PSLE: Don't change for the worse
I AM not certain what the advocates for changes to the Primary School Leaving Examination (PSLE) want, or what the decision to stop naming the top scorers means ("MOE stops naming top students"; yesterday).
The system has worked well, and offers a fair and transparent way to allow the most academically inclined pupils to have their pick of secondary schools.
The message is clear: To qualify for the school of your choice, you must work for it.
Fight for your place if you believe that the school you want is relevant to your ambition and can provide the education you desire.
Work harder if the school has a higher cut-off point, or ease up if it has a lower cut-off.
Parents must learn to accept that perhaps their children are destined for other paths to success, and help them realise their potential.
It is not a recent development that renowned schools like Raffles Institution, Hwa Chong Institution, Anglo-Chinese School and National Junior College have dominated scholarship lists, and produced outstanding graduates in top universities like Cambridge, Oxford, Harvard and Stanford.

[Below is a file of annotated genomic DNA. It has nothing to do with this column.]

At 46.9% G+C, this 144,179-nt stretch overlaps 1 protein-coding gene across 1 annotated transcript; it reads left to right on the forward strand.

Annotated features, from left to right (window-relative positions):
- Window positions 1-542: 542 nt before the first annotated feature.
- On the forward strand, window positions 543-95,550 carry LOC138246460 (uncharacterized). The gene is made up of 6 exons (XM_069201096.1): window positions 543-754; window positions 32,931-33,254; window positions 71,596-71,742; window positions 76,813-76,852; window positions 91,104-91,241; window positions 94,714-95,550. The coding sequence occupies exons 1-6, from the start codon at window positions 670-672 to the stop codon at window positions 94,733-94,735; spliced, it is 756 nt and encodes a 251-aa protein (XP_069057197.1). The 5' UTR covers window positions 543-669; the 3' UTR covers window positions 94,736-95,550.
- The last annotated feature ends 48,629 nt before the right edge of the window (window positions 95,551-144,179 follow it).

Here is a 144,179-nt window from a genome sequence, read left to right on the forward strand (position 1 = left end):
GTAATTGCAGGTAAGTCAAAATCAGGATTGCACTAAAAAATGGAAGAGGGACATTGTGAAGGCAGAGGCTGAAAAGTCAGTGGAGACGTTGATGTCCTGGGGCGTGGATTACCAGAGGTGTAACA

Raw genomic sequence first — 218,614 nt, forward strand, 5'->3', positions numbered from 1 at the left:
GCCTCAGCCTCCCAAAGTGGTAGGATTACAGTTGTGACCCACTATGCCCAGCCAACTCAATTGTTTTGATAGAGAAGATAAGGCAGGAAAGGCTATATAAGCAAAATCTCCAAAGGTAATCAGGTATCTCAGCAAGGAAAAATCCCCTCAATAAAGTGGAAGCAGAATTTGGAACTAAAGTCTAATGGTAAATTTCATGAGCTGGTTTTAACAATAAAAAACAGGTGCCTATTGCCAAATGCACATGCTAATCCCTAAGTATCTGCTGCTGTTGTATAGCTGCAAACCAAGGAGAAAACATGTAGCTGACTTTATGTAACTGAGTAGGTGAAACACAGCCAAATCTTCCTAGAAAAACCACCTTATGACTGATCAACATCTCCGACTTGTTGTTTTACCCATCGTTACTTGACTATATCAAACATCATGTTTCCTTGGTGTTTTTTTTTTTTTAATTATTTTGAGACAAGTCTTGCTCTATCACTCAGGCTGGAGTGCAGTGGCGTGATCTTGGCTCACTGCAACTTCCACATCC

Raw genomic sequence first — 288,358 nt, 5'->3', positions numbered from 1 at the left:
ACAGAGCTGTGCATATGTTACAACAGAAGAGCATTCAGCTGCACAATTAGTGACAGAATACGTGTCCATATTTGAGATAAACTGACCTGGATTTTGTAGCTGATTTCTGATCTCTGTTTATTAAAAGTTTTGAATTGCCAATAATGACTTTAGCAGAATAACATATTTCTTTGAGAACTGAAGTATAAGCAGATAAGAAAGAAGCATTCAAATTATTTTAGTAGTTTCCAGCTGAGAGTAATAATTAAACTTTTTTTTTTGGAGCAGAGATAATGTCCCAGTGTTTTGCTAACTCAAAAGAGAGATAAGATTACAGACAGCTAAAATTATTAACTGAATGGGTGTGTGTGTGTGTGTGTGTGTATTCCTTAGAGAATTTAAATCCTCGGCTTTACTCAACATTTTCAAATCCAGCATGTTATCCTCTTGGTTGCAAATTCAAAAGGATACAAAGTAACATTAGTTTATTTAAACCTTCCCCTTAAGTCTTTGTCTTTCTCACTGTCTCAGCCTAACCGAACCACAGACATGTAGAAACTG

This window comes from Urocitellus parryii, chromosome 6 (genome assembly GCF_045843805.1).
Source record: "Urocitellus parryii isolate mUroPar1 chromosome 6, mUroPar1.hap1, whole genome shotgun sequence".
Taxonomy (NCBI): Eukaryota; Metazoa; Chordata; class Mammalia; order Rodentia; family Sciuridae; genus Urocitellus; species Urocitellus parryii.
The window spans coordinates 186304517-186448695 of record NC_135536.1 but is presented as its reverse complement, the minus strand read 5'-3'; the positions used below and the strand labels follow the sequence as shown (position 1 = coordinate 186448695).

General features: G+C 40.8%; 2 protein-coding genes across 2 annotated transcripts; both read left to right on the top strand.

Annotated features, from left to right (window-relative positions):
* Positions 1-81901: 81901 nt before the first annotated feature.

Demand for places in these schools will certainly outstrip supply; these schools have the pick of the best candidates who will benefit the most from their programmes.
To enable children to get into their desired schools through a relaxation of the criteria is a travesty of meritocracy, akin to telling Cambridge and Harvard not to offer places to the brightest, and multinational corporations not to select the best.
Have our children become so sheltered that their parents are not prepared to let them fight and compete for something worth their while?
How long can we shield our children from the harsh realities of life?
The sooner they learn to accept life's simple truths, the better for them.
Resilience, adaptability and competitiveness are hallmarks of success. These are the qualities that will stand our children in good stead as they progress in life, and not to have what they want handed to them with less effort.
The Government should not swing to the other extreme and possibly dumb down the education system, as Britain has found to its cost. In Singapore's case, the damage might be irreparable.
Ang Peng Seong